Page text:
Bones of Contention
Nearly 20 years ago, the State Historic Preservation Division was created to guard Hawaii's history in the face of rapid development. Today, Hawaiian activists, archaeologists and even developers say it's not doing its job.
By Ronna Bolante
(page 1 of 5)Thousands of us stream through Auahi Street every day. We take our kids to the latest Disney flick at Ward theaters, sip pau hana cocktails at Ryan’s, browse the aisles of Marukai Wholesale and look for new throw pillows at Pier 1. But more than 200 years ago, on these same grounds were the homes of Hawaiians—dozens, possibly hundreds of them. We don’t know much about them, except that their physical remains are still part of the land, long after their deaths.
You’ve passed the 6-acre parcel where General Growth Properties is supposed to build a 17-story condominium and introduce the first Whole Foods Market to Hawaii. The property is fenced off by plywood construction barriers, but the only structure close to completion inside is a parking lot.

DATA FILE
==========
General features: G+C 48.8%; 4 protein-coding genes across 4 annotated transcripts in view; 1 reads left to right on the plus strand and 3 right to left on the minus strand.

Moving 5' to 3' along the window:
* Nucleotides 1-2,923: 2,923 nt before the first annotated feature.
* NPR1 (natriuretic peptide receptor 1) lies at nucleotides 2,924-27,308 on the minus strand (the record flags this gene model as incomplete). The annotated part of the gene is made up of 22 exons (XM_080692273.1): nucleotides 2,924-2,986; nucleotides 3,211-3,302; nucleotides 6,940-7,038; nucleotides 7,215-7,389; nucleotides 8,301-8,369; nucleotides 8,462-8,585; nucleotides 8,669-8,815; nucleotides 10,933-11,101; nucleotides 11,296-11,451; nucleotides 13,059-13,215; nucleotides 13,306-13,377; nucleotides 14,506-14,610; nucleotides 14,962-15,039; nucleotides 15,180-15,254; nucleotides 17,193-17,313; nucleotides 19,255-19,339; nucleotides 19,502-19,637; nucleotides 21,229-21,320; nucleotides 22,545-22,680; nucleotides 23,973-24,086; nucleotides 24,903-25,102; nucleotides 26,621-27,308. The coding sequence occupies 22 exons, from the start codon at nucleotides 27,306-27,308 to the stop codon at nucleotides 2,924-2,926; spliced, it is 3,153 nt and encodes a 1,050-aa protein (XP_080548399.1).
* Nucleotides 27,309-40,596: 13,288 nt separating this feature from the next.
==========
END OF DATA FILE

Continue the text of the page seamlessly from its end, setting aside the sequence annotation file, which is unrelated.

Photography by Olivier KoningThe site of a planned 17-story residential tower, where 36 burials and a unique archaeological site have been found. And, to the right, the site of a planned Whole Foods Market, where 26 burials have been found.
Discoveries of historic Hawaiian burials at the site, known as the Ward Village Shops, have halted construction of the condo and organic foods store several times over the past year. There are at least 60 unmarked graves throughout the property—an unusually high number, more than the typical two or three found at many construction sites across urban Honolulu. This could be an old Hawaiian burial ground. The only other remnant of the people who lived there centuries ago is a rare archaeological site that has remained inexplicably intact, the sand still stained black by their cooking fires.
If you’ve followed the headlines, you know that bones keep turning up at the construction site, and it seems less likely these days that Whole Foods will open at Ward on time. General Growth risks millions of dollars if it can’t finish the project. Hawaiians, such as Paulette Kaleikini, are outraged that their ancestors’ remains continue to be dug up. And archaeologists worry that clues to Hawaii’s past could be destroyed before we can learn anything from them.